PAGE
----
Sunday, April 19, 2009

Screech owls return to old nest in mailbox

Simply Living

(First appeared in Orlando Sentinel April 13, 2009)

In bird hierarchy, screech owls trump wrens. At least that's my conclusion after watching the nest-building activities of both species.

It began with wrens.

A pair of Carolina wrens — cheery, chatty little biddies with an upbeat attitude and a do-what-it-takes work ethic — constructed a leafy home inside an old mailbox we mounted a few years back under the front porch eaves. Working industriously for an entire day, both male and female wren converted the metal letter receptacle into a soft-sided cavern of plant fibers, grass and leaf litter. Unfortunately, their ambitious efforts were in vain. Shortly after the nest was completed, an Eastern screech owl swooped in and commandeered the space, sweeping away most of the wrens' work in the process.

I had a feeling that would happen. Screech owls are repeat nesters. When a nesting site proves successful, the couple — screech owls tend toward monogamy — return to it annually.

For the past two years, a pair of these diminutive owls with tufted ears have claimed that mailbox for their own brood-raising activities. Although small for owls, screech owls are much larger than the tiny wrens. Displacing them probably wasn't an issue.

As disappointed as I was to see the wrens' work destroyed, I was pleased to have the owls back. Their presence has become a reliable indicator of spring's arrival. When the weather warms, I find myself listening in the evening for the owl's plaintive wail, a series of quavering whistles descending in pitch.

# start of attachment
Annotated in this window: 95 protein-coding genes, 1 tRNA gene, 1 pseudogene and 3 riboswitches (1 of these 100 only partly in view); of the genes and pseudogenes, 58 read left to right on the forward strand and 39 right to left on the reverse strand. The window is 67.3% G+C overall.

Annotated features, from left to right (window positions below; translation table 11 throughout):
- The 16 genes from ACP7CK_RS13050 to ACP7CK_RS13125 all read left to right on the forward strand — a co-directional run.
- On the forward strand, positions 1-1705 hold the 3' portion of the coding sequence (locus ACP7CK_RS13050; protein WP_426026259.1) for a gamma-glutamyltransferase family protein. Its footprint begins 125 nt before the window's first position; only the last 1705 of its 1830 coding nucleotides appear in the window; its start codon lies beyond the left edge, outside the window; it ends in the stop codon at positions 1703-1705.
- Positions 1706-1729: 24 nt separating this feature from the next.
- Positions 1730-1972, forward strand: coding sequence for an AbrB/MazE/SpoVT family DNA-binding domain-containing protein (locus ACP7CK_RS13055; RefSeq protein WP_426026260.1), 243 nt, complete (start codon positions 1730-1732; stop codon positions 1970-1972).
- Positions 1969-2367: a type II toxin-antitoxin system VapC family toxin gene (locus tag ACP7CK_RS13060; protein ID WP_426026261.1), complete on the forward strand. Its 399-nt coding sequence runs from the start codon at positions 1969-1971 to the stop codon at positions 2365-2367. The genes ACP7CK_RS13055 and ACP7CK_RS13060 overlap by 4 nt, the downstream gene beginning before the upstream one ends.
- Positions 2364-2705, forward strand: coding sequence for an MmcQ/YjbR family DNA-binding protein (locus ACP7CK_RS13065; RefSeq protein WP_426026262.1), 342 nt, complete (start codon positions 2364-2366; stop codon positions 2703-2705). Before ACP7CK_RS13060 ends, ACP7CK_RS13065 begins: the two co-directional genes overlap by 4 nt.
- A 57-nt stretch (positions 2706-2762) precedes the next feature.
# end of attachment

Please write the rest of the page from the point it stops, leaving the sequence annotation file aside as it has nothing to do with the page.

"WhheeeeEEeeeeeee ..." the screech owl sings to the darkening night. "WhheeeeEEeeeeeee ..."

Vocalization is the Eastern screech owl's calling card. If you are outside at dusk and hear what sounds like a small, weak pony whinnying mournfully, you're probably standing quite close to an adult screech owl.

Although the cry is a haunting sound that conjures images of creaky stairways and cobweb-cloaked halls, it is actually a means to mark territory or attract a mate. In the case of the birds living in our converted mailbox, the twilight whinnying probably tells others, "This area is taken. Stay away."

The wrens got the message and went off in search of a new nest site. What's odd is that the same thing happened a year ago. Last spring, Carolina wrens — also lifetime-maters that return annually to previous nesting sites — built an elaborate structure in the same mailbox as they did this year, only to have the entire nest — eggs and all — flushed out when the screech owls appeared.

How could birds smart enough to return to the same nesting spot annually neglect to remember that large predator birds had previously commandeered their space? Nature is full of mystery and contradiction. I suppose innate abilities go only so far.

Watching the nest-building developments of the two species has been interesting and thought-provoking. Despite their similarities — mating for life, returning to previous nesting sites, a fancy for old metal mailboxes — wrens and screech owls have decidedly different ideas of how a nest should look. The little songbirds like a tightly woven, tidy nest that will provide their offspring with a safe, soft and cozy spot to develop, while screech owls couldn't care less about such amenities.

Their idea of home is a hollow hole, period. End of discussion. After sweeping out most of the wrens' nest — the lazy birds didn't even bother to get rid of it all — the owls proceeded to lay eggs directly on the floor of the metal mailbox. Because they are hunters, maybe they don't feel a need to create a protective space. Perhaps they figure their talons, keen hearing and sharp eyes will provide the protection necessary to raise their young.

Whatever their reasoning, I'm looking forward to watching the development of a brood. It takes 28 days for screech owl eggs to hatch and another 32 days before the owlets fly off on their own. That means I have about two months ahead of exciting bird watching. Last year, I never managed to see the hatchlings. Maybe this year I will.


  1. You're so lucky to have a "birds-eye" view of this. Hopefully you can get pictures (?)

  2. thanks, sue. we love it here. i'm so glad to have you following my blog.